How Comfortable Are You with Data?

How comfortable are you with data

How comfortable you are working with data depends on a number of factors, from the training you've received to the tools at your disposal to your personality type.

Today, data plays a role in nearly everyone's job. But that doesn't mean everyone is comfortable reading, analyzing, or making decisions based on data.

According to a 2017 Data Literacy Project survey, only one-third of all workers feel confident in their data-literacy skills. And it's not hard to see why. Seventy-six percent of employees believe they are working with a higher volume of data today than they were three years ago, the survey found. Keeping up with all that information, flowing from an ever-growing range of digital sources, can pose a challenge even to the most data-literate employees.

"One of my team's biggest challenges is deciding what data we should be collecting," said Vaishali Jadhav, lead facilitator at, in Austin. "It's a lot of experimenting, and I ask for a lot of different data with the understanding that some of it we may not use."

How comfortable you are working with data depends on a number of factors, from the training you've received to the tools at your disposal to your personality type, says Marc Rind, ADP's chief data scientist and VP of product development. "Some people won't make a move without data, some excel in telling a story around data, while others will trust their gut more than the data," he said. "There is no right or wrong way to approach data, but it is important to be open-minded and learn from those who are more comfortable with understanding data while recognizing what kind of relationship you have with it."

For some people, data is more easily processed by searching for the stories contained within. "I think it's really exciting what you can do with data," said Dorothy Villarreal, an adjunct professor at Paul Quinn College in Dallas, TX. "And I think how we're able to use data to tell stories is really important."

When Villareal looks at data, she doesn't see facts and figures so much as a narrative that's open to interpretation. "People see data as being very black and white," she said, "but the truth is that it's not an objective thing. It's important to interpret it and make sure what we're using it for makes sense."

That approach guides her when using the data gleaned from various school reports to craft better curricula for students. "I use data to see how our students are doing, where we can improve, where we're communicating more or less, and where we're getting more engagement," she said.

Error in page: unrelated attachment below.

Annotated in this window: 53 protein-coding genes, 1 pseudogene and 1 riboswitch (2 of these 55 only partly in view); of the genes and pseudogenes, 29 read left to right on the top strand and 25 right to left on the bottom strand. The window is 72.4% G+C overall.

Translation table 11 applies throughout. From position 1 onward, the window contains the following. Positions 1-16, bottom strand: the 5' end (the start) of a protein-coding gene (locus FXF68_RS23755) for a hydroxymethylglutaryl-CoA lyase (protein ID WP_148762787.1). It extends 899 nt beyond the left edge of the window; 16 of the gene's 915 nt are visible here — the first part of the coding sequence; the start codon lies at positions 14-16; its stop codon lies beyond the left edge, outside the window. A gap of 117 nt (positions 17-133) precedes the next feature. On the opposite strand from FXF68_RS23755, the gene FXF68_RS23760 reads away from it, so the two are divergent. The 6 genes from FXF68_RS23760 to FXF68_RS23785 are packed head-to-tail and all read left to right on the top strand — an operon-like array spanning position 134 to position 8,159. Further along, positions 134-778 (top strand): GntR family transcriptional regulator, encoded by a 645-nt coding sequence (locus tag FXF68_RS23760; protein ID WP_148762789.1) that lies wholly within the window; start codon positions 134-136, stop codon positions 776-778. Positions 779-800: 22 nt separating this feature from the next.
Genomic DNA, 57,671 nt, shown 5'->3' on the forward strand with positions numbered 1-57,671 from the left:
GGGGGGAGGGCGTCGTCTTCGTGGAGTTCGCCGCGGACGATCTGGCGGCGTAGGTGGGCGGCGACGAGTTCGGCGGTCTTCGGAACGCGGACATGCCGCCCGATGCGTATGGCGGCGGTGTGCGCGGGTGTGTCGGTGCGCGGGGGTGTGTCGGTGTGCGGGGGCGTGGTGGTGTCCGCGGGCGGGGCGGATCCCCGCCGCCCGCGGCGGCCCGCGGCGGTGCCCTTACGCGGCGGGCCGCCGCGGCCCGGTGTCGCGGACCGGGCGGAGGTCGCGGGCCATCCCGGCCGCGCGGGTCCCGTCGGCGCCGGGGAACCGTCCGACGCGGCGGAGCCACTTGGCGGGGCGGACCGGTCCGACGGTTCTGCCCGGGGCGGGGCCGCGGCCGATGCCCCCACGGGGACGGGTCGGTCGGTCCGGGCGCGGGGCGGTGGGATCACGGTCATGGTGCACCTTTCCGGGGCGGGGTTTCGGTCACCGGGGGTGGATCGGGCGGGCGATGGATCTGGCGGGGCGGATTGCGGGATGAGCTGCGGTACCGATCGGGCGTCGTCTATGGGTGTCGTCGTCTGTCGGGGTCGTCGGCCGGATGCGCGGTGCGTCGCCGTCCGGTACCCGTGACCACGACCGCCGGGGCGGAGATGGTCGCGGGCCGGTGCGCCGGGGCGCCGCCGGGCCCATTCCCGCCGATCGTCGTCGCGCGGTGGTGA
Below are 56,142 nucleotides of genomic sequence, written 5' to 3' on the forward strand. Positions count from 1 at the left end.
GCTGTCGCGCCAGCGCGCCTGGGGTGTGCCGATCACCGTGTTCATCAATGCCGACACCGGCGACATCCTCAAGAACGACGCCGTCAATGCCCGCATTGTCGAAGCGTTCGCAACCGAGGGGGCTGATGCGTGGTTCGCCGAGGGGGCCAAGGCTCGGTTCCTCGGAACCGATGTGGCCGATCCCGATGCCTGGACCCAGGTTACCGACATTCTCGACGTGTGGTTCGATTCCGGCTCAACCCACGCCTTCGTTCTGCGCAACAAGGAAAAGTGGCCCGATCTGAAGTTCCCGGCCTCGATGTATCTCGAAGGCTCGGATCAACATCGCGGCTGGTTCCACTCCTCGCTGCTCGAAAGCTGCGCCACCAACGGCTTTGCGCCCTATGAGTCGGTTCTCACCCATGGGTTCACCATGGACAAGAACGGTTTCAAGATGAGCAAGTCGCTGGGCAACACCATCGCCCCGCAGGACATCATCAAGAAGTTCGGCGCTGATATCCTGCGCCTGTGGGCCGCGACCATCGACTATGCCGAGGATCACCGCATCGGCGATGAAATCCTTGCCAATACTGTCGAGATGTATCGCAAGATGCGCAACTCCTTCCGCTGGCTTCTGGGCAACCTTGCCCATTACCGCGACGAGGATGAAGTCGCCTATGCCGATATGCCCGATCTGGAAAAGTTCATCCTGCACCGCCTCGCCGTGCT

Others seem to be born data masters, able to process and interpret large amounts of data without the aid of internal filters. "It just comes easy to me," said Ernesto Aguilar of Carroll Systems, a provider of structured cabling for voice and data in Austin, Texas. "I like that it changes all the time—it keeps me interested." (Asked what it is about data that frustrates him, Aguilar laughed and said, "Explaining it to other people.")

Judging by the statistics, people like Aguilar are in the minority. Margaret Higgins, operations manager at BNL Consulting in Roswell, GA, describes herself as the least tech-savvy person in her office and someone who prefers to deal with data through simple, user-friendly tools. For her, RUN for ADP is essential to managing the data she deals with every day. "It feels like it was really built for me," she said of the platform. "There are a lot of built-in reports that are readily available, but there are also ones you can customize—like if I want to get a list of everyone's birthdays, or everyone's start date—and that's easy to do for someone like me."

But even the savviest data master still needs tools to help analyze and organize it all. Mike Arnette, who works alongside Higgins as BNL's chief operating officer, decided to switch to ADP, not because its solutions simplified his company's data, but because it provided better access to it. "With the toolkit that ADP provided via their web interfaces, we felt like we could do that data entry task we were already doing but then actually review the results and feel confident about what was going to happen in terms of payroll execution," he said.

Regardless of how you personally approach data, it's important to learn to work with others who do so differently, Rind said. While that could, at times, lead to frustration, Villareal says that in her experience, it can also create magic.

"Some people just want to look at numbers, and some people need to see beyond numbers," she said. "When you're able to combine those two, some really exciting things happen."

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